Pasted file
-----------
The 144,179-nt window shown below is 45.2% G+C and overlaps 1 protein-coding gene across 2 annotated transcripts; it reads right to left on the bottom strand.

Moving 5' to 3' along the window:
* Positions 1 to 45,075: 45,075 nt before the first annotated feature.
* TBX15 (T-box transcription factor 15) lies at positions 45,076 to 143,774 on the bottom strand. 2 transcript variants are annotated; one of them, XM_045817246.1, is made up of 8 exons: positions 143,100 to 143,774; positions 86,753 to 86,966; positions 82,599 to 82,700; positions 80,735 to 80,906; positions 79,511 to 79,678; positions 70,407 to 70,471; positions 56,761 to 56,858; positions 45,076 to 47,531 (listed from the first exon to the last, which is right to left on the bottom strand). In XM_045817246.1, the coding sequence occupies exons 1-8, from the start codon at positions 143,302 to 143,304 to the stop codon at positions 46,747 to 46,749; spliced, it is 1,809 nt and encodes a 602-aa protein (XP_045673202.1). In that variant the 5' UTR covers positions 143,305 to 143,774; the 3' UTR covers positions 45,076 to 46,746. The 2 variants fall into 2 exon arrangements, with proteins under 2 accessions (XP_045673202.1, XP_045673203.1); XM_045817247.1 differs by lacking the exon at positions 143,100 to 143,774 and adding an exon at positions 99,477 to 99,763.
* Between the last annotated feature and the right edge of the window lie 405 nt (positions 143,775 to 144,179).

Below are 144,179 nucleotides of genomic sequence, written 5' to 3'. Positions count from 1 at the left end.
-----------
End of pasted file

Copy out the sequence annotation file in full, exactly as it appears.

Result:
The 144,179-nt window shown below is 45.2% G+C and overlaps 1 protein-coding gene across 2 annotated transcripts; it reads right to left on the bottom strand.

Moving 5' to 3' along the window:
* Positions 1 to 45,075: 45,075 nt before the first annotated feature.
* TBX15 (T-box transcription factor 15) lies at positions 45,076 to 143,774 on the bottom strand. 2 transcript variants are annotated; one of them, XM_045817246.1, is made up of 8 exons: positions 143,100 to 143,774; positions 86,753 to 86,966; positions 82,599 to 82,700; positions 80,735 to 80,906; positions 79,511 to 79,678; positions 70,407 to 70,471; positions 56,761 to 56,858; positions 45,076 to 47,531 (listed from the first exon to the last, which is right to left on the bottom strand). In XM_045817246.1, the coding sequence occupies exons 1-8, from the start codon at positions 143,302 to 143,304 to the stop codon at positions 46,747 to 46,749; spliced, it is 1,809 nt and encodes a 602-aa protein (XP_045673202.1). In that variant the 5' UTR covers positions 143,305 to 143,774; the 3' UTR covers positions 45,076 to 46,746. The 2 variants fall into 2 exon arrangements, with proteins under 2 accessions (XP_045673202.1, XP_045673203.1); XM_045817247.1 differs by lacking the exon at positions 143,100 to 143,774 and adding an exon at positions 99,477 to 99,763.
* Between the last annotated feature and the right edge of the window lie 405 nt (positions 143,775 to 144,179).

Below are 144,179 nucleotides of genomic sequence, written 5' to 3'. Positions count from 1 at the left end.